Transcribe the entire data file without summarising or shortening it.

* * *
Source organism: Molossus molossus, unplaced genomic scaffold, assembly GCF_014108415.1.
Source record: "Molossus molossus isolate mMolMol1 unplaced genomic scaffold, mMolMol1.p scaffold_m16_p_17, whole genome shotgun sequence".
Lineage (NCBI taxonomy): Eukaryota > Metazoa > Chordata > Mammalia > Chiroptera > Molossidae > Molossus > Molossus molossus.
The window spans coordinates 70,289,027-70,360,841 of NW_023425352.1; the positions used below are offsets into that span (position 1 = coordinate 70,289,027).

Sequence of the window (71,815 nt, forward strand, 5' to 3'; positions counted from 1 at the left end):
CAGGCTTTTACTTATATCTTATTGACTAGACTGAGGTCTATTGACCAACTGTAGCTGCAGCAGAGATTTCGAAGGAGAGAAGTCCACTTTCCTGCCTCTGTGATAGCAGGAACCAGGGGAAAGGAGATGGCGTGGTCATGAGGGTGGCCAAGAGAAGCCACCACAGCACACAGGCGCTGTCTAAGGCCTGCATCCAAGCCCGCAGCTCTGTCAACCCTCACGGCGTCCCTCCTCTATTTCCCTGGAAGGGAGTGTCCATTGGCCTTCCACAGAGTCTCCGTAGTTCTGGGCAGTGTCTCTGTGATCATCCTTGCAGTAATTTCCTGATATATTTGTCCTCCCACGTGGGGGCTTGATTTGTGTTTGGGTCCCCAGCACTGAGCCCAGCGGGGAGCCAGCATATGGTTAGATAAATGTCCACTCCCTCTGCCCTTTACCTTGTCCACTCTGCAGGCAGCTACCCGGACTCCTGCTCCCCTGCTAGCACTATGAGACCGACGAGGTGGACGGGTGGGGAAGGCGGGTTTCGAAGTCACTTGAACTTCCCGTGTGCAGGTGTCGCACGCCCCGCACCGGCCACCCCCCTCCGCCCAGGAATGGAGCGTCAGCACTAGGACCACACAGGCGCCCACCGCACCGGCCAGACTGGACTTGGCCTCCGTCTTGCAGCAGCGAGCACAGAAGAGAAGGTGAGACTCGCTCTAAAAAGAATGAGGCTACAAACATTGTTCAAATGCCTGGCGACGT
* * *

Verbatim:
Source organism: Molossus molossus, unplaced genomic scaffold, assembly GCF_014108415.1.
Source record: "Molossus molossus isolate mMolMol1 unplaced genomic scaffold, mMolMol1.p scaffold_m16_p_17, whole genome shotgun sequence".
Lineage (NCBI taxonomy): Eukaryota > Metazoa > Chordata > Mammalia > Chiroptera > Molossidae > Molossus > Molossus molossus.
The window spans coordinates 70,289,027-70,360,841 of NW_023425352.1; the positions used below are offsets into that span (position 1 = coordinate 70,289,027).

Sequence of the window (71,815 nt, forward strand, 5' to 3'; positions counted from 1 at the left end):
CAGGCTTTTACTTATATCTTATTGACTAGACTGAGGTCTATTGACCAACTGTAGCTGCAGCAGAGATTTCGAAGGAGAGAAGTCCACTTTCCTGCCTCTGTGATAGCAGGAACCAGGGGAAAGGAGATGGCGTGGTCATGAGGGTGGCCAAGAGAAGCCACCACAGCACACAGGCGCTGTCTAAGGCCTGCATCCAAGCCCGCAGCTCTGTCAACCCTCACGGCGTCCCTCCTCTATTTCCCTGGAAGGGAGTGTCCATTGGCCTTCCACAGAGTCTCCGTAGTTCTGGGCAGTGTCTCTGTGATCATCCTTGCAGTAATTTCCTGATATATTTGTCCTCCCACGTGGGGGCTTGATTTGTGTTTGGGTCCCCAGCACTGAGCCCAGCGGGGAGCCAGCATATGGTTAGATAAATGTCCACTCCCTCTGCCCTTTACCTTGTCCACTCTGCAGGCAGCTACCCGGACTCCTGCTCCCCTGCTAGCACTATGAGACCGACGAGGTGGACGGGTGGGGAAGGCGGGTTTCGAAGTCACTTGAACTTCCCGTGTGCAGGTGTCGCACGCCCCGCACCGGCCACCCCCCTCCGCCCAGGAATGGAGCGTCAGCACTAGGACCACACAGGCGCCCACCGCACCGGCCAGACTGGACTTGGCCTCCGTCTTGCAGCAGCGAGCACAGAAGAGAAGGTGAGACTCGCTCTAAAAAGAATGAGGCTACAAACATTGTTCAAATGCCTGGCGACGT